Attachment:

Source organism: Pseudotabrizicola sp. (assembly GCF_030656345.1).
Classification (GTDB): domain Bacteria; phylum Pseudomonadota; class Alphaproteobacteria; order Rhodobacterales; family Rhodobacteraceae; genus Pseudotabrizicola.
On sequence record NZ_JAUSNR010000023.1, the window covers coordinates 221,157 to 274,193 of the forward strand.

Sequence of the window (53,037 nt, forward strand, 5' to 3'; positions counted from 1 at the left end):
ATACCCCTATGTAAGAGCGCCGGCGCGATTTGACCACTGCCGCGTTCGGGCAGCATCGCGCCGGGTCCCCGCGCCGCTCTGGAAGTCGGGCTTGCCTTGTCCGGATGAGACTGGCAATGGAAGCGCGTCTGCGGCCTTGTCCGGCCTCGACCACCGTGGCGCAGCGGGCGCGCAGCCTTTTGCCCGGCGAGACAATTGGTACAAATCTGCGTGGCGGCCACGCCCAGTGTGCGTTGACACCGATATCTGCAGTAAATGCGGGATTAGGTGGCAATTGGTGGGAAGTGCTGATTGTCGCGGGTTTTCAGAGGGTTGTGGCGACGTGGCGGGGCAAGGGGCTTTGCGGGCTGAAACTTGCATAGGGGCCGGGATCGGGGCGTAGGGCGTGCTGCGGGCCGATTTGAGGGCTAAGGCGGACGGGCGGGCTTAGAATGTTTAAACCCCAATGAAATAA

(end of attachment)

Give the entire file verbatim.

Source organism: Pseudotabrizicola sp. (assembly GCF_030656345.1).
Classification (GTDB): domain Bacteria; phylum Pseudomonadota; class Alphaproteobacteria; order Rhodobacterales; family Rhodobacteraceae; genus Pseudotabrizicola.
On sequence record NZ_JAUSNR010000023.1, the window covers coordinates 221,157 to 274,193 of the forward strand.

Sequence of the window (53,037 nt, forward strand, 5' to 3'; positions counted from 1 at the left end):
ATACCCCTATGTAAGAGCGCCGGCGCGATTTGACCACTGCCGCGTTCGGGCAGCATCGCGCCGGGTCCCCGCGCCGCTCTGGAAGTCGGGCTTGCCTTGTCCGGATGAGACTGGCAATGGAAGCGCGTCTGCGGCCTTGTCCGGCCTCGACCACCGTGGCGCAGCGGGCGCGCAGCCTTTTGCCCGGCGAGACAATTGGTACAAATCTGCGTGGCGGCCACGCCCAGTGTGCGTTGACACCGATATCTGCAGTAAATGCGGGATTAGGTGGCAATTGGTGGGAAGTGCTGATTGTCGCGGGTTTTCAGAGGGTTGTGGCGACGTGGCGGGGCAAGGGGCTTTGCGGGCTGAAACTTGCATAGGGGCCGGGATCGGGGCGTAGGGCGTGCTGCGGGCCGATTTGAGGGCTAAGGCGGACGGGCGGGCTTAGAATGTTTAAACCCCAATGAAATAA